Armored Trains

Prepare yourself, for I am about to defer again the blogging of Lego for that of niche strangeness that suits my fancy, but I assure YSAB will be back on track with our favorite precision-molded blocks. I'm building an armored train of my own with the stuff, so here's some stuff I found inspirational. The fellow fan of Lego might find it an interesting collection, as might the random internet wanderer.

Lego Steampunk is holding a Train/Floating Rock competition, and while steampunk is a great premise, it is more likely to see quantity of MOCs built in the theme rather than quality. Here's to hoping that it brings out a similar turnout to that of the Ma.K. Starfighter contest that saw so many great entrants.

An armored train seen in the Miyazaki film Howl's Moving Castle. If I might allow myself to be obsessive and critical, I offer the opinion that this particular design doesn't jive with the rest of the war machines in the movie. The sloping armor, the reasonable barrel length (as opposed to the smoothbore nubs on the battleship of the same faction) and overall plausibility clash with the fantastical/turn-of-the-century theme, such as the quirky airships and ornithopters. But what the hell, it's a cartoon fantasy movie.

A German armored train from the second world war. After the war sloped armor would be teh n0rmalz and all the cool kids would be doing it. It was then deemed ruined by hipsters and in protest the Leopard 2A4 was developed, which was essentially a box on treads with the sloped armor swapped out for titanium armor.

Mind you, a handsome box with a 120mm armament. But back to static tracks:

An armored train from another Miyazaki work, Laputa / Castle in the Sky that seems to take heavy influence from the German design. Darn it if more combat vehicles shouldn't have pink/peach yellow camouflage.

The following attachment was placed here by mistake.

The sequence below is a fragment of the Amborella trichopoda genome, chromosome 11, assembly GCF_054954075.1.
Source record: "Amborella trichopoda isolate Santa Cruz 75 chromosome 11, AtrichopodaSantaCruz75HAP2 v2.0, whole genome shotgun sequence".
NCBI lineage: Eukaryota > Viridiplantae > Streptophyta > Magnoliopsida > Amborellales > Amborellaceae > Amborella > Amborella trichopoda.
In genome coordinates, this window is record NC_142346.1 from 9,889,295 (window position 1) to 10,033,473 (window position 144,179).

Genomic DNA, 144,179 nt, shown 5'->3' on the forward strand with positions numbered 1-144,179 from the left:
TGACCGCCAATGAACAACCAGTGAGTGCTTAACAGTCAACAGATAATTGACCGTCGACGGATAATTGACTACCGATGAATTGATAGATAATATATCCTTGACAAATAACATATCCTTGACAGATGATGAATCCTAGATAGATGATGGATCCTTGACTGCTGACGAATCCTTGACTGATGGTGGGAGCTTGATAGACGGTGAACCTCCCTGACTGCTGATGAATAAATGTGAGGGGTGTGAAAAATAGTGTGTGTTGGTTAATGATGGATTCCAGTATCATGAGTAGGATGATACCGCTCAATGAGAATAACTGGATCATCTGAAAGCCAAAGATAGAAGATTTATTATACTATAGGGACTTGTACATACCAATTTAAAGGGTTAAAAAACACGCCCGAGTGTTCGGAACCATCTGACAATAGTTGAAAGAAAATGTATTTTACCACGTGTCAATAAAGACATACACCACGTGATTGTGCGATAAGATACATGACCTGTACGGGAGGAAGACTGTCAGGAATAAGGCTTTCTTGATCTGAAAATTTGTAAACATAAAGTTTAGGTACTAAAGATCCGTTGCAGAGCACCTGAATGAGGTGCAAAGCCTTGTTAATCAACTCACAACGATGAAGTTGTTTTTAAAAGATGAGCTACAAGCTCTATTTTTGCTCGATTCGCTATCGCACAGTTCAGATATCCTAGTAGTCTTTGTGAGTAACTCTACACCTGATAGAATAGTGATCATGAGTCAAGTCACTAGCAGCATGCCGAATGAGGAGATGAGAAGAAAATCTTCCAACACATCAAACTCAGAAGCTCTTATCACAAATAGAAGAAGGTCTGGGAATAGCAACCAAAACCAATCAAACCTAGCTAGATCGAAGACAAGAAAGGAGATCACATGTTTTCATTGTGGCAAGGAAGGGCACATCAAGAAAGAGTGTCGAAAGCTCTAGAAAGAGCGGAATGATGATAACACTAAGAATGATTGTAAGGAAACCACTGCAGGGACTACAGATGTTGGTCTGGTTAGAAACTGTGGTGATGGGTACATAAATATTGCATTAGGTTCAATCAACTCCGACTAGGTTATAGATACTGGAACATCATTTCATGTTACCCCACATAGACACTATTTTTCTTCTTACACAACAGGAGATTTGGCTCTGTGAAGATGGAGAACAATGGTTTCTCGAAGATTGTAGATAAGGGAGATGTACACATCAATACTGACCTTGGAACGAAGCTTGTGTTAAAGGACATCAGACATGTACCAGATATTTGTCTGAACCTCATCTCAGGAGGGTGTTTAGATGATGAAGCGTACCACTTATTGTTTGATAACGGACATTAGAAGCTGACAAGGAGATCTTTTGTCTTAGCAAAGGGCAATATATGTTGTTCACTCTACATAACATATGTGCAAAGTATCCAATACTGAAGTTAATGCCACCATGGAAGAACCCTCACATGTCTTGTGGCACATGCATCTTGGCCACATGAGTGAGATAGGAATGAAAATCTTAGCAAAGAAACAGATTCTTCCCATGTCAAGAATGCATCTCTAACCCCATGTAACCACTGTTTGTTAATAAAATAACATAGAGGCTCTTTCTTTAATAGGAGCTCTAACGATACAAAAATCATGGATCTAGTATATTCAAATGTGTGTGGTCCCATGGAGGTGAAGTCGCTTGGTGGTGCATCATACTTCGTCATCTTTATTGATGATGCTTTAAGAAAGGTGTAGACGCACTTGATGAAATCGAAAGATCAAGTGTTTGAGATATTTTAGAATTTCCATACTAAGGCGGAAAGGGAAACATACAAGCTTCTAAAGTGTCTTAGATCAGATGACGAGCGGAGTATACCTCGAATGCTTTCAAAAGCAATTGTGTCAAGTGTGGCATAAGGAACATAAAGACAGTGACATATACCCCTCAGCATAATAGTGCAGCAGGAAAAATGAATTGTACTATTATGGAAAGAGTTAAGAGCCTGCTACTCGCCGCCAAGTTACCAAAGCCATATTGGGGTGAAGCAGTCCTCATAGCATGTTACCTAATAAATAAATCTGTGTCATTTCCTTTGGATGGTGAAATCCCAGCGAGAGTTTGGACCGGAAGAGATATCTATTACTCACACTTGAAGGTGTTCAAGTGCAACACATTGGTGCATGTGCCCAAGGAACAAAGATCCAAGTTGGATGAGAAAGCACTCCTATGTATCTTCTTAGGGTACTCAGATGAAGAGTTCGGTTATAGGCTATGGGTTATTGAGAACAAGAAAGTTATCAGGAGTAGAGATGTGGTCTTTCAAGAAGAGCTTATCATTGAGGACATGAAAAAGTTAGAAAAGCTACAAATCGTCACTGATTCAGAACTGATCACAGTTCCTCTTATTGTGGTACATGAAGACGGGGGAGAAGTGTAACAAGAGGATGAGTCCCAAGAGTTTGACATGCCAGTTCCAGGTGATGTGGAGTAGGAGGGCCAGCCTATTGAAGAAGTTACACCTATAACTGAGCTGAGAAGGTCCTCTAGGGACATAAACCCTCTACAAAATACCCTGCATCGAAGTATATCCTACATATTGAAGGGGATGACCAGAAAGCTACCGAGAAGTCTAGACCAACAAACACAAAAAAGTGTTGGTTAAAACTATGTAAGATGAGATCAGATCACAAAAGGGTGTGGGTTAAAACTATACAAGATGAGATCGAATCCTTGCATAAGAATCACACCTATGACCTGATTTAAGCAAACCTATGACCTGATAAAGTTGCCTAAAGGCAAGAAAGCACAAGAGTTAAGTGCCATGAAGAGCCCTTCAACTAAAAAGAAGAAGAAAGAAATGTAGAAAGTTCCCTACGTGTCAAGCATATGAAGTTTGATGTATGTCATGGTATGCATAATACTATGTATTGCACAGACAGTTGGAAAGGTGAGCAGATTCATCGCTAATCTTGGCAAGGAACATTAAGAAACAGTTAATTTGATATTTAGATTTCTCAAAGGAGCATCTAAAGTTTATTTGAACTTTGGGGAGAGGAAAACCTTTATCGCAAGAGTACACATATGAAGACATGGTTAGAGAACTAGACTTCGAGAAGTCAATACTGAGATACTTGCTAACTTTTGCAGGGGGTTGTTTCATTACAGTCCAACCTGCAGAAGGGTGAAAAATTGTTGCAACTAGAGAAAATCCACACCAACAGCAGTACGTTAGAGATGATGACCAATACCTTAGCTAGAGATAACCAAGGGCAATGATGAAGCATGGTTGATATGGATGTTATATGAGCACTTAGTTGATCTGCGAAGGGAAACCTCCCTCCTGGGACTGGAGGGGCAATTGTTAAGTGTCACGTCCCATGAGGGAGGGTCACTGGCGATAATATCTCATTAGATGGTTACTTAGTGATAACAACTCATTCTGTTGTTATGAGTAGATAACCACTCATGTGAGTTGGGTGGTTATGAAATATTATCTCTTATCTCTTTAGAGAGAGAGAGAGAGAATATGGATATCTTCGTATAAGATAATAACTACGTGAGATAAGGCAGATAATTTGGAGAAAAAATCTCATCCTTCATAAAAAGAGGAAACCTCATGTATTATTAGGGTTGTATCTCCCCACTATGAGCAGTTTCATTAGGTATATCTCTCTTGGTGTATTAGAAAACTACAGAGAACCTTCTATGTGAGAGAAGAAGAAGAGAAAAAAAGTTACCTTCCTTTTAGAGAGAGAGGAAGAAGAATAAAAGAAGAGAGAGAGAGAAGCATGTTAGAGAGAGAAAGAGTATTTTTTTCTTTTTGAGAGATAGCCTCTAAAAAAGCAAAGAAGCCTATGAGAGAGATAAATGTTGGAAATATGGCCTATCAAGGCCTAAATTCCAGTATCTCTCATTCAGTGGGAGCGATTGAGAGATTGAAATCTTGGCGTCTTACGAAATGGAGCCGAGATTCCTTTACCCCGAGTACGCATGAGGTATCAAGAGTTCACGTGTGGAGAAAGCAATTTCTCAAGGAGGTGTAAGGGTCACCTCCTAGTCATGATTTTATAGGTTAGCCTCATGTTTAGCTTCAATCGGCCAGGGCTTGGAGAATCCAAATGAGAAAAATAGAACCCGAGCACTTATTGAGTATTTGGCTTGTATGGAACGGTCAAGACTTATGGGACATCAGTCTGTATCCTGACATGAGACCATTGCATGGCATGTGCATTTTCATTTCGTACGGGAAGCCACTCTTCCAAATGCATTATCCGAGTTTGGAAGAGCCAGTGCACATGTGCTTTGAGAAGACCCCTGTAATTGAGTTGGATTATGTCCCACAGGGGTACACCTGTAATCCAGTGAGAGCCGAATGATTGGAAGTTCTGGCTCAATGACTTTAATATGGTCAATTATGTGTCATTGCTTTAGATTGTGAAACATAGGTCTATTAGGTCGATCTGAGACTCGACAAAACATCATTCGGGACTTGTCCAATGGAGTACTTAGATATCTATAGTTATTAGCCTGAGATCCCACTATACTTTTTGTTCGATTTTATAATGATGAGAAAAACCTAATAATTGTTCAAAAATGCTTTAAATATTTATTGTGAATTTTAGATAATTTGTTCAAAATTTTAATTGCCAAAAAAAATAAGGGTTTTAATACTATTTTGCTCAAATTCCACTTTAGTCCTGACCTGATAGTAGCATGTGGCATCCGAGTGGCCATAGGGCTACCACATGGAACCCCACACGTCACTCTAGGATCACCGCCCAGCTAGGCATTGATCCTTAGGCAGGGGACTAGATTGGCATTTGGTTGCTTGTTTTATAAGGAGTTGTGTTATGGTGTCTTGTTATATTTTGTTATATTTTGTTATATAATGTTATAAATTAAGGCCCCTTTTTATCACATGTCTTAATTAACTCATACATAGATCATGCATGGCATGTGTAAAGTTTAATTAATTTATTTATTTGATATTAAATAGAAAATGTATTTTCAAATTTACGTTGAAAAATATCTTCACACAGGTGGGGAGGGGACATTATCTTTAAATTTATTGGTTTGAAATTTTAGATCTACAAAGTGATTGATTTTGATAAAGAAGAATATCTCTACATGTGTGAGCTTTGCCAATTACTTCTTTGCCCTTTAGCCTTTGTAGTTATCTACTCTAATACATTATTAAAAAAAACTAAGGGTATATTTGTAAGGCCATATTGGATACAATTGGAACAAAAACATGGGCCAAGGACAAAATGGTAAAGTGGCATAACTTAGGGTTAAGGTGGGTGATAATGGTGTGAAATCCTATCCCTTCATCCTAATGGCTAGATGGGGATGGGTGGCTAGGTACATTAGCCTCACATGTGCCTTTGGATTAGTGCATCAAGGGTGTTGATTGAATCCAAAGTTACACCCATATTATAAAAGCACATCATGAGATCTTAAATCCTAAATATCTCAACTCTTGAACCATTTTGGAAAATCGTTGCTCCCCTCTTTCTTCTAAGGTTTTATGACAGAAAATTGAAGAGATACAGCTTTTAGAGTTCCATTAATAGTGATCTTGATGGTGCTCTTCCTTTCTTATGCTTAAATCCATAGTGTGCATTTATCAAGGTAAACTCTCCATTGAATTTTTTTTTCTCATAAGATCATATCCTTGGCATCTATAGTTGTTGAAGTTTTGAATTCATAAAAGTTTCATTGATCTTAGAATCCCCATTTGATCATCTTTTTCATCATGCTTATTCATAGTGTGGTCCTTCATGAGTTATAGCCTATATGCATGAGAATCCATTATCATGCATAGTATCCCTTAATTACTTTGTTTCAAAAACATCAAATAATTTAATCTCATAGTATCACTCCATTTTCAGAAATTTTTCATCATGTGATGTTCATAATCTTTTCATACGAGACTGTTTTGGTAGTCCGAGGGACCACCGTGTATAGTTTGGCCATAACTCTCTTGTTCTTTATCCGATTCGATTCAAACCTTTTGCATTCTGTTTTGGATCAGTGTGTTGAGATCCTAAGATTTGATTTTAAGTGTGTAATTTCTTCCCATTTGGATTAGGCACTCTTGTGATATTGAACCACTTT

I might coin the term, "rivet-punk".

Here's the Russian WWII era "MVB-2".
In pictures I've found of armored trains, most of them looked pretty DIY-grunge, but the MVB-2 has an amount of aesthetic value. Kind of submarine-like; the protrusion halway down the vehicle looks akin to a conning tower.

Soviet Armoured Rail-Cruiser MBV-2 Stremitelniy. Leningrad front. 1942.

Seriously, what's with the pink and yellow?


Unknown said...

The pink and yellow verticle striping is designed to fool the eye of enemy fighter pilots. From the air those strips would make the armored trian look somewhat like a regular civillian cargo railcar. If it does not immediately catch the pilots eye as a potential target it would be spared getting machine gunned to crap.

Anonymous said...

A possible term for 1930's~1940's tech in SF, one I like and prefer, is "dieselpunk."

Occasional driving force of the blog, self-proclaimed Lukas fanboy, and aspiring engineer, Jacob spends too much time building LEGO, not enough time practicing piano, and not nearly enough time doing school. He also enjoys long sentences. In the instance of blogging, he believes in quantity over quality, wherever quantity can be maintained.
One of the cofounders of YSAB, and the founder of YSA, Observing Mike actually being productive is a rare occasion. Mike enjoys making outlandish claims in relation to actually building, pretending he's actually sorting his collection, and making excuses for why he hasn't photographed his MOCs. In his free time he enjoys learning CSS from Spook, photography and poking badgers with spoons.
Occasional builder, occasional blogger, and full-time procrastinator. That's really the only way to describe Dean. He rarely gets anything done, but is a very active lurker. He's probably seen and liked your MOC, but just forgot he had a blog.
Erik is still a teenager.
Lukas is tall, blond, mildly OCD, and doesn't build nearly enough as he would like to, thanks to school. He has a webpage.
Spook (Tim)
The resident codemonkey and graphics person. If something isn't working correctly, it's probably his fault. Fitting to his name, he doesn't post often, but someone has to do this stuff too, right? Spook does build with laygoes, and has his own blog as well.